I’ve been slowly working through Peter van Inwagen’s The Problem of Evil, and I gave pause at the following remark:
I believe that science has made only two contributions to the data of natural theology. The discovery of this fact [that animals have been suffering long before the arrival of humans] is one of them; the other is the discovery that the physical world does not have an infinite past. (112)
One could question PvI’s claims both about what have been contributions to natural theology and what have not. Regarding the former, I didn’t think the finitude of the physical world was an established scientific discovery.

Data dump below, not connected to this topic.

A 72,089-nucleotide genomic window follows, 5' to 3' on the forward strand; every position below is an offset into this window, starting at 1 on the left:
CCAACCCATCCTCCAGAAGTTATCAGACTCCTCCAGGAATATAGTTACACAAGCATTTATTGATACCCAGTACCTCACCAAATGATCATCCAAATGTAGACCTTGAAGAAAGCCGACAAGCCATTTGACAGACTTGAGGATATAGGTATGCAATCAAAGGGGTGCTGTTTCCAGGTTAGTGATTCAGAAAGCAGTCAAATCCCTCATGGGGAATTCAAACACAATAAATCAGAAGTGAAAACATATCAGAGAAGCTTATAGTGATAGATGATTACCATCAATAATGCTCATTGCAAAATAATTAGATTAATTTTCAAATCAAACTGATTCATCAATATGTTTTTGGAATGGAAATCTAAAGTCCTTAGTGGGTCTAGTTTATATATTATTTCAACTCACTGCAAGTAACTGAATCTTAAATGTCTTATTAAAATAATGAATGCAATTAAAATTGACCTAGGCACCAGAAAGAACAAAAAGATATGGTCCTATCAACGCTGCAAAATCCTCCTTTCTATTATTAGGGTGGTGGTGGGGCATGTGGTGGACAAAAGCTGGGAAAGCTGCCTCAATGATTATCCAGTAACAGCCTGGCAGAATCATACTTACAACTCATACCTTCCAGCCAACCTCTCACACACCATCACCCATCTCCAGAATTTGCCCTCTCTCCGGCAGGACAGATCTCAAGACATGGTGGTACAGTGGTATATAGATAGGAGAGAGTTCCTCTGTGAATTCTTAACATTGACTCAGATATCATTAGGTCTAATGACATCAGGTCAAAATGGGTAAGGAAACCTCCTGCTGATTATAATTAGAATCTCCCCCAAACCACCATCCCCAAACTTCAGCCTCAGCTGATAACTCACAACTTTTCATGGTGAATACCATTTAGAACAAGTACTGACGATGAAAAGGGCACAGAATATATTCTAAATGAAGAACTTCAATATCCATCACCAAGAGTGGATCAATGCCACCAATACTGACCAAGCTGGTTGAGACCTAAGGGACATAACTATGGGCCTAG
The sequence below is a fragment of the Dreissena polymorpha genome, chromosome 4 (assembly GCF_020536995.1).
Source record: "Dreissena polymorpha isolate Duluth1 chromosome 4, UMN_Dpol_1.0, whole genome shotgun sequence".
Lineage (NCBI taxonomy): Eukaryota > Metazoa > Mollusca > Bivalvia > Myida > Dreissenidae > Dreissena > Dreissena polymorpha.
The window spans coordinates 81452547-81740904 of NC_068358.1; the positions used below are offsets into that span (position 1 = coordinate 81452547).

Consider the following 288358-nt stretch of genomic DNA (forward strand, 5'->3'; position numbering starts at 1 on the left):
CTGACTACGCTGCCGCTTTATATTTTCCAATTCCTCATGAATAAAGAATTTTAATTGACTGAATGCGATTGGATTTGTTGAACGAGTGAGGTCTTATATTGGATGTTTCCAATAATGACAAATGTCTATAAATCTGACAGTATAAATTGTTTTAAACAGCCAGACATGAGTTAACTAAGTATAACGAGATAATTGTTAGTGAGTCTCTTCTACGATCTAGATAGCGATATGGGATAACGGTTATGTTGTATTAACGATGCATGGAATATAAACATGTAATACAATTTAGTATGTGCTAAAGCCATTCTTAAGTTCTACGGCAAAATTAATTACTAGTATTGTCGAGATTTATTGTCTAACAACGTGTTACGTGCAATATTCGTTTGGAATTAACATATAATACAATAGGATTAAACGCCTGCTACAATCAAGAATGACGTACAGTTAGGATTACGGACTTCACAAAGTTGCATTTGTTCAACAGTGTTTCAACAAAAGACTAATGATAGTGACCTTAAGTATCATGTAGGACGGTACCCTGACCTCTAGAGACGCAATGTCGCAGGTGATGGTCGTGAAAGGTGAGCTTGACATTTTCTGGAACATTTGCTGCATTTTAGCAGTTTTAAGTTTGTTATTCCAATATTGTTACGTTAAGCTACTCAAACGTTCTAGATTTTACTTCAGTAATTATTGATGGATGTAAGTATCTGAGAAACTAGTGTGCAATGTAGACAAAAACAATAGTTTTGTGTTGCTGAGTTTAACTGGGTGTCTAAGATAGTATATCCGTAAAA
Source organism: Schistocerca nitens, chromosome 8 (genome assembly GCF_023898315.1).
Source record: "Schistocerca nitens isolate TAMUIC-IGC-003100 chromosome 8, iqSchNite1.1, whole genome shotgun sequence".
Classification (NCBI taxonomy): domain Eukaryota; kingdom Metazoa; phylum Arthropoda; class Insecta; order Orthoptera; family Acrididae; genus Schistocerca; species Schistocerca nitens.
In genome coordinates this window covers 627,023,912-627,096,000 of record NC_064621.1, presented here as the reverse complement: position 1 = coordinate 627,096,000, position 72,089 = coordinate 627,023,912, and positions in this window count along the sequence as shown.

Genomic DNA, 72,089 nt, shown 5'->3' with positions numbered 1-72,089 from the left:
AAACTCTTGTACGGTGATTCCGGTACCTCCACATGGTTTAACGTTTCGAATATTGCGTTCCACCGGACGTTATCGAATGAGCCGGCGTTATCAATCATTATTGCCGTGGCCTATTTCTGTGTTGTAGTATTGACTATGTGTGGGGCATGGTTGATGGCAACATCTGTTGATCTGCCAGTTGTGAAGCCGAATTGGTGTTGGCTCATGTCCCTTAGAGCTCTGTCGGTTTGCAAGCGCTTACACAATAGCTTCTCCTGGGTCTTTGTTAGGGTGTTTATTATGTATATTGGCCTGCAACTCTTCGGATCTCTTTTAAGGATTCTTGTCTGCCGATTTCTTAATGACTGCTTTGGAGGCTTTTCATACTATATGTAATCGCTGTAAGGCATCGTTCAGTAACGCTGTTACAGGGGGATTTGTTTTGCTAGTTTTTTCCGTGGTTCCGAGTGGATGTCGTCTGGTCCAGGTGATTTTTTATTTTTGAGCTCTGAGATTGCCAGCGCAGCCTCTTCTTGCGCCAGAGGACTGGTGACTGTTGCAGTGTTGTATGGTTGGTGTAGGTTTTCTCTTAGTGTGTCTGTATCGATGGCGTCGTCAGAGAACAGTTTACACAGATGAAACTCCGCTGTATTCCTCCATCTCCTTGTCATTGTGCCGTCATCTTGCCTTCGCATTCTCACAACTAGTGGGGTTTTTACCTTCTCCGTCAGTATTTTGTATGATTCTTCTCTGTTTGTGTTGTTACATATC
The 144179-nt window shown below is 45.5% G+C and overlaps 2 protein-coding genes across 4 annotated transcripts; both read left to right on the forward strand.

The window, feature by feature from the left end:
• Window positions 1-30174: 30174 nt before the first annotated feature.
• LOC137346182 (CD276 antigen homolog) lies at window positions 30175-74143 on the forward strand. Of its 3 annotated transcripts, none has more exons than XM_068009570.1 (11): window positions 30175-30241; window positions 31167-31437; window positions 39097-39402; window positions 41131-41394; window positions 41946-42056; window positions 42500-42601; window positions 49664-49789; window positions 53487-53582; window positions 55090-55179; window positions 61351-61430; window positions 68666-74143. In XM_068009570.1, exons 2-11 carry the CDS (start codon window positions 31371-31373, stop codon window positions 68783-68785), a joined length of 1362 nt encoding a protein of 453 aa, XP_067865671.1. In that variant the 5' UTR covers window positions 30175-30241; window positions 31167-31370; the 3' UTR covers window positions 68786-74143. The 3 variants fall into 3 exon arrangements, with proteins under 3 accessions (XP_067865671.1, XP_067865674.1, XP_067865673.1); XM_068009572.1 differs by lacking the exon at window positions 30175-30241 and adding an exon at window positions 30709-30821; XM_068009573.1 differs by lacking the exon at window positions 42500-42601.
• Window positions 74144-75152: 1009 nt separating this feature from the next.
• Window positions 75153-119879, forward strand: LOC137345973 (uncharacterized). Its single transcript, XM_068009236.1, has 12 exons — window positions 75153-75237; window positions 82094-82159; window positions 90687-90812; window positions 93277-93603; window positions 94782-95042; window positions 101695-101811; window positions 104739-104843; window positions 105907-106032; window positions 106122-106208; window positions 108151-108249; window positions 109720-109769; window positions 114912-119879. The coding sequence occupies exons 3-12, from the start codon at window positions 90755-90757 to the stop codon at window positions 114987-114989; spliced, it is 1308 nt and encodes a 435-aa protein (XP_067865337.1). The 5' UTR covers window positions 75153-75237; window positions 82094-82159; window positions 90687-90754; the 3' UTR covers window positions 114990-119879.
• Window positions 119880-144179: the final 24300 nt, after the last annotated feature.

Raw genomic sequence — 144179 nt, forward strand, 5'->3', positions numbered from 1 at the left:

Regarding the latter, I wonder whether there are counterexamples to PvI’s claim. Maybe we can make a list and consider why he doesn’t think they are contributions to natural theology. Given my respect for PvI, the fact that he doesn’t think X is a contribution to natural theology gives me strong reason to think it isn’t.
To start off the list, there has been the discovery that the conditions of the universe shortly after the big bang are finely-tuned so that life can exist; the probability that those conditions would be life-permitting rather than life-prohibiting is very small. Surely, this is a contribution to natural theology? I can’t see why he would think they weren’t.
Any other examples?